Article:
CortexThe cerebral cortex, the largest part of the mammalian brain, is the wrinkly gray outer covering of the cerebrum. While the cortex is less than 1/4" thick, it is here that all sensation, perception, memory, association, thought, and voluntary physical actions occur. The cerebral cortex is considered the ultimate control and information-processing center in the brain.
The cortex is made of layers of neurons with many inputs; these cortical neurons function like mini microprocessors or logic gates. It contains glial cells, which guide neural connections, provide nutrients and myelin to neurons, and absorb extra ions and neurotransmitters. The cortex is divided into four different lobes (the parietal, occipital, temporal, and frontal lobes), each with a different specific function.
Lobes of the brainA diagram of the brain identifying the different lobes by color. Counterclockwise from bottom: It contains the parietal lobe (green), the occipital lobe (red), the temporal lobe (yellow), and the frontal lobe (blue).
The "valleys" of the wrinkles are called sulci (or sometimes, fissures); the "peaks" between wrinkles are called gyri. While there are variations from person to person in their sulci and gyri, the brain has been studied enough to identify patterns. One notable sulcus is the central sulcus, or the wrinkle dividing the parietal lobe from the frontal lobe.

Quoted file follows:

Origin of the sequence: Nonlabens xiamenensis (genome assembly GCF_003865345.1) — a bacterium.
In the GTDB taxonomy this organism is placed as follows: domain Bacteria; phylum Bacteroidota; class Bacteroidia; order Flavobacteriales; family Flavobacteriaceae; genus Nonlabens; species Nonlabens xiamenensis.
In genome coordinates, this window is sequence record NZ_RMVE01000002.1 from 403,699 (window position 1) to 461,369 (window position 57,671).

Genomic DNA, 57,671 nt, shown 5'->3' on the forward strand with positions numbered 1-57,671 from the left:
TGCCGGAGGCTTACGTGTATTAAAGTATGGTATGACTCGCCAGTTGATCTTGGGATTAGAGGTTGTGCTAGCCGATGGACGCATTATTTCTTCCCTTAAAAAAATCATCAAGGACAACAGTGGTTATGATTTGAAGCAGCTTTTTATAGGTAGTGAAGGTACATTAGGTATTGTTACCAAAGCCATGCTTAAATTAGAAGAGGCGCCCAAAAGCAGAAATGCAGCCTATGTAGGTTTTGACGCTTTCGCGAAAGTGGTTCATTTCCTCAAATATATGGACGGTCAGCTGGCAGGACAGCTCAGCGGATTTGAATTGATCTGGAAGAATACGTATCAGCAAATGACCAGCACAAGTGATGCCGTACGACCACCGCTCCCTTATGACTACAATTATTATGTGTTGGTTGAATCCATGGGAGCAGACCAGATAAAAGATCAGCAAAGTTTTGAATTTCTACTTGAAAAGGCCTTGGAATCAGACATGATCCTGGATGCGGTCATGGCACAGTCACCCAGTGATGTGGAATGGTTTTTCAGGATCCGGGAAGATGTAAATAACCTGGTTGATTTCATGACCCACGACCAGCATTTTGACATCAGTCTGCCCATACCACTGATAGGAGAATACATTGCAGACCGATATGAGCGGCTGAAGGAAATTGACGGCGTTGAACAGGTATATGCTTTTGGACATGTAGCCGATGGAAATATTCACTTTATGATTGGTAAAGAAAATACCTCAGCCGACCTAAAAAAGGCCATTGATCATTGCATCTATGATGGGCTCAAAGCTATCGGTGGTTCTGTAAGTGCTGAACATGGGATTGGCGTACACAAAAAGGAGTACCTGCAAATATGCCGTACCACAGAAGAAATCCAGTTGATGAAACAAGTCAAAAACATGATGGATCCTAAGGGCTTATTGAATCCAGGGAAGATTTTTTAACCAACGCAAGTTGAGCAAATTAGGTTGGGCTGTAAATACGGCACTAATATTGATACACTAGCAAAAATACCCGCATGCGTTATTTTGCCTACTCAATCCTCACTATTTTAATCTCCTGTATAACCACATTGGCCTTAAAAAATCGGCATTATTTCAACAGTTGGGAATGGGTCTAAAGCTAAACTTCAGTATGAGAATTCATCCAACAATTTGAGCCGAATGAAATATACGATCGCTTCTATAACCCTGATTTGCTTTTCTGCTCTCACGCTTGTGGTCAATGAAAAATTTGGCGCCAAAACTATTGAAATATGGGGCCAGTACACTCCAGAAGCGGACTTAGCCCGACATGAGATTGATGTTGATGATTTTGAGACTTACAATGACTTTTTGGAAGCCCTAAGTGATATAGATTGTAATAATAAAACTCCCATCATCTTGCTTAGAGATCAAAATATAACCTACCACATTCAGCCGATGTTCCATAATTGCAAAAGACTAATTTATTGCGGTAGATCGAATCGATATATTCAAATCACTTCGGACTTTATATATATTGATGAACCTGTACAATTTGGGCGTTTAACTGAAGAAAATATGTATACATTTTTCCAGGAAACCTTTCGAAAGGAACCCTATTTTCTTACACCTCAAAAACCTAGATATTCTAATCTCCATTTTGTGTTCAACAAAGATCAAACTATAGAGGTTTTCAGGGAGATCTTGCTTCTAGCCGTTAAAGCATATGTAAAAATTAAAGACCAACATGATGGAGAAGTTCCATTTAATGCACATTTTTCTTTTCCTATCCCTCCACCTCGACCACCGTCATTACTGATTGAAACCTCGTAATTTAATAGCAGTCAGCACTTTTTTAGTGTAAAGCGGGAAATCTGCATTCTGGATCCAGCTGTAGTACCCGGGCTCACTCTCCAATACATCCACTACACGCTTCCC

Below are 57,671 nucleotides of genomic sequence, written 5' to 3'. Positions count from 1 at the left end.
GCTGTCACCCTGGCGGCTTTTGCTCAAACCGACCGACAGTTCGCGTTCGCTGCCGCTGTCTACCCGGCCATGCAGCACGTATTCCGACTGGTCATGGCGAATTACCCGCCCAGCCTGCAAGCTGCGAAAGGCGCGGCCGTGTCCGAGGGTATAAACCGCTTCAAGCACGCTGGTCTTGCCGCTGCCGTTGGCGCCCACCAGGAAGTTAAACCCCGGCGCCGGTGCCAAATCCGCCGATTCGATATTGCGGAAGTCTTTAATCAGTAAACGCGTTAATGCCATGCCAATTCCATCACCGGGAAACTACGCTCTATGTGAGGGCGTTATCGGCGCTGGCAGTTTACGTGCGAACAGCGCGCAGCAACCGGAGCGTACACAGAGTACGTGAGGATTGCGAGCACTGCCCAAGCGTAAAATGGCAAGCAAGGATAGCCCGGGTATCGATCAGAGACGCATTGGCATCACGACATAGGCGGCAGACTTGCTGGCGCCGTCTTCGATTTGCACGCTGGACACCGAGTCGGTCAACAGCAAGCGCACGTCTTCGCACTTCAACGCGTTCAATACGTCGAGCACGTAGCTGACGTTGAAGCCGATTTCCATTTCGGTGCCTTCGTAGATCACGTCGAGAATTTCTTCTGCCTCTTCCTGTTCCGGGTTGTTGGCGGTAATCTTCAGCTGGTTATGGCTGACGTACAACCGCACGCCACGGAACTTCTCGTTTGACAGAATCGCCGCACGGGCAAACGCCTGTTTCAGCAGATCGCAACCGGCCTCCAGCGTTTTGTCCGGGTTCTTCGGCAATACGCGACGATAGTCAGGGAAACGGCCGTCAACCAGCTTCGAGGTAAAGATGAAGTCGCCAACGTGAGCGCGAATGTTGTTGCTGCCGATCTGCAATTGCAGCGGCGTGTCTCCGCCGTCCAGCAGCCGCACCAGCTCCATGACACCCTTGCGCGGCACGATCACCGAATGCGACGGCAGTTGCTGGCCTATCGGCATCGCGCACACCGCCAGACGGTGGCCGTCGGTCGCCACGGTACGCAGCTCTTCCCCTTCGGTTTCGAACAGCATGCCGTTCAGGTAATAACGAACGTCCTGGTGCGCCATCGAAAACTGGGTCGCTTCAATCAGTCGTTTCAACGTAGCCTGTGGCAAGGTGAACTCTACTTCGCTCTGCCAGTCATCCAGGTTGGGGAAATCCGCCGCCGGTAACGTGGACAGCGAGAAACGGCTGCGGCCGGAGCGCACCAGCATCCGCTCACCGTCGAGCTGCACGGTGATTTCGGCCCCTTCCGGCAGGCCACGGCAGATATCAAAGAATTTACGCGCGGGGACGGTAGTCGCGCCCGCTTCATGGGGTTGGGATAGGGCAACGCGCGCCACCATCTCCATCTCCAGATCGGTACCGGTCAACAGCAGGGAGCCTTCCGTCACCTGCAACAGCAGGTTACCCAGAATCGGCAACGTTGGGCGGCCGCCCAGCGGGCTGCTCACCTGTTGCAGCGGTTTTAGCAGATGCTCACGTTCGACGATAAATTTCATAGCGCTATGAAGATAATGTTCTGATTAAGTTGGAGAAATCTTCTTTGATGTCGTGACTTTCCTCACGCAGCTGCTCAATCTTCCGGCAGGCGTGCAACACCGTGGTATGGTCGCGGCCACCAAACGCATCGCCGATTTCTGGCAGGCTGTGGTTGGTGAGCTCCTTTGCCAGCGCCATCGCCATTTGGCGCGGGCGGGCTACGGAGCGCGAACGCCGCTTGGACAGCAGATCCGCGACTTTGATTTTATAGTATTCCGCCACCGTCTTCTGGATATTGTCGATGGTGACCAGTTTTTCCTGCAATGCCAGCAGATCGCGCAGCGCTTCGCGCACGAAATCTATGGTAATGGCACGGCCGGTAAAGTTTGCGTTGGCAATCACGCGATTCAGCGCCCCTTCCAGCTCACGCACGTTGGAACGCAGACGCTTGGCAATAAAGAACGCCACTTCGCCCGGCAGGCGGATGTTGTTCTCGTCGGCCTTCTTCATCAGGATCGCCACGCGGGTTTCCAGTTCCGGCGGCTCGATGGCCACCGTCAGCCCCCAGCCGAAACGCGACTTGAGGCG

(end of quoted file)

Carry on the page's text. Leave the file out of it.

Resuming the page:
Sulci and gyriAs depicted in this diagram of brain structures, sulci are the "valleys" and gyri are the "peaks" in the folds of the brain.
CerebrumBeneath the cerebral cortex is the cerebrum, which serves as the main thought and control center of the brain. It is the seat of higher-level thought like emotions and decision making (as opposed to lower-level thought like balance, movement, and reflexes).
The cerebrum is composed of gray and white matter. Gray matter is the mass of all the cell bodies, dendrites, and synapses of neurons interlaced with one another, while white matter consists of the long, myelin-coated axons of those neurons connecting masses of gray matter to each other.